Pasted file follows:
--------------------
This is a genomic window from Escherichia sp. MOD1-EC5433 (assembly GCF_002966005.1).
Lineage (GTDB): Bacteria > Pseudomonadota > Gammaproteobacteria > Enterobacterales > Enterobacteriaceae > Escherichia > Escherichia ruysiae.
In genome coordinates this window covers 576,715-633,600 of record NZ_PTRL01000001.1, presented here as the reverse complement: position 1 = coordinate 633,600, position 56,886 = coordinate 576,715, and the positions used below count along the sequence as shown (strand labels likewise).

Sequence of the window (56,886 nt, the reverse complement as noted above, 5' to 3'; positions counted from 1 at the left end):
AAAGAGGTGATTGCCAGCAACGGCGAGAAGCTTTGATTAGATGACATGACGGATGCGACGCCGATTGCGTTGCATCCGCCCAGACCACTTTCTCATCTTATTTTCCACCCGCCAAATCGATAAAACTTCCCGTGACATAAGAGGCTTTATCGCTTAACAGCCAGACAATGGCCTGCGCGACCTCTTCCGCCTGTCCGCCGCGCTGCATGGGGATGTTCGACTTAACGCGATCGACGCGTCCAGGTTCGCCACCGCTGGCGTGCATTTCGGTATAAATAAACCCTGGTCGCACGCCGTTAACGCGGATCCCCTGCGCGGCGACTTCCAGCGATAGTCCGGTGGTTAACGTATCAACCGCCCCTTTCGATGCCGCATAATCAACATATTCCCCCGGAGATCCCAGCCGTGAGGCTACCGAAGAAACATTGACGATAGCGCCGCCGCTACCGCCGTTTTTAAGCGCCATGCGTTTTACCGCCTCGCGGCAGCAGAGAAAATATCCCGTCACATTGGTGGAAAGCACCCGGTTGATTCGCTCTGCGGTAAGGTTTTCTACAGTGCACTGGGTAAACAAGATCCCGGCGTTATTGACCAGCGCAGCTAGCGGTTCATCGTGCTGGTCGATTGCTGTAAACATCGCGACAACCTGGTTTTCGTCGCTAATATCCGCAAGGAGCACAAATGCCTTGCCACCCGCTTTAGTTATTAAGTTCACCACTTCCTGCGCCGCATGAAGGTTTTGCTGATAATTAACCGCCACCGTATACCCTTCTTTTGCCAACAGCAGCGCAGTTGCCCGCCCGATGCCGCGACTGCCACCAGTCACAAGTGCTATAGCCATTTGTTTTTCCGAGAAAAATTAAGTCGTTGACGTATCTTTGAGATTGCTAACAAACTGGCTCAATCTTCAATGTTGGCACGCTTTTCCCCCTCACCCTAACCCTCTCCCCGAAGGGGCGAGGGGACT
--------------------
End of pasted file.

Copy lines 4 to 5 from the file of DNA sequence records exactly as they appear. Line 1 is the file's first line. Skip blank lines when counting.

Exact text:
Sequence of the window (56,886 nt, the reverse complement as noted above, 5' to 3'; positions counted from 1 at the left end):
AAAGAGGTGATTGCCAGCAACGGCGAGAAGCTTTGATTAGATGACATGACGGATGCGACGCCGATTGCGTTGCATCCGCCCAGACCACTTTCTCATCTTATTTTCCACCCGCCAAATCGATAAAACTTCCCGTGACATAAGAGGCTTTATCGCTTAACAGCCAGACAATGGCCTGCGCGACCTCTTCCGCCTGTCCGCCGCGCTGCATGGGGATGTTCGACTTAACGCGATCGACGCGTCCAGGTTCGCCACCGCTGGCGTGCATTTCGGTATAAATAAACCCTGGTCGCACGCCGTTAACGCGGATCCCCTGCGCGGCGACTTCCAGCGATAGTCCGGTGGTTAACGTATCAACCGCCCCTTTCGATGCCGCATAATCAACATATTCCCCCGGAGATCCCAGCCGTGAGGCTACCGAAGAAACATTGACGATAGCGCCGCCGCTACCGCCGTTTTTAAGCGCCATGCGTTTTACCGCCTCGCGGCAGCAGAGAAAATATCCCGTCACATTGGTGGAAAGCACCCGGTTGATTCGCTCTGCGGTAAGGTTTTCTACAGTGCACTGGGTAAACAAGATCCCGGCGTTATTGACCAGCGCAGCTAGCGGTTCATCGTGCTGGTCGATTGCTGTAAACATCGCGACAACCTGGTTTTCGTCGCTAATATCCGCAAGGAGCACAAATGCCTTGCCACCCGCTTTAGTTATTAAGTTCACCACTTCCTGCGCCGCATGAAGGTTTTGCTGATAATTAACCGCCACCGTATACCCTTCTTTTGCCAACAGCAGCGCAGTTGCCCGCCCGATGCCGCGACTGCCACCAGTCACAAGTGCTATAGCCATTTGTTTTTCCGAGAAAAATTAAGTCGTTGACGTATCTTTGAGATTGCTAACAAACTGGCTCAATCTTCAATGTTGGCACGCTTTTCCCCCTCACCCTAACCCTCTCCCCGAAGGGGCGAGGGGACT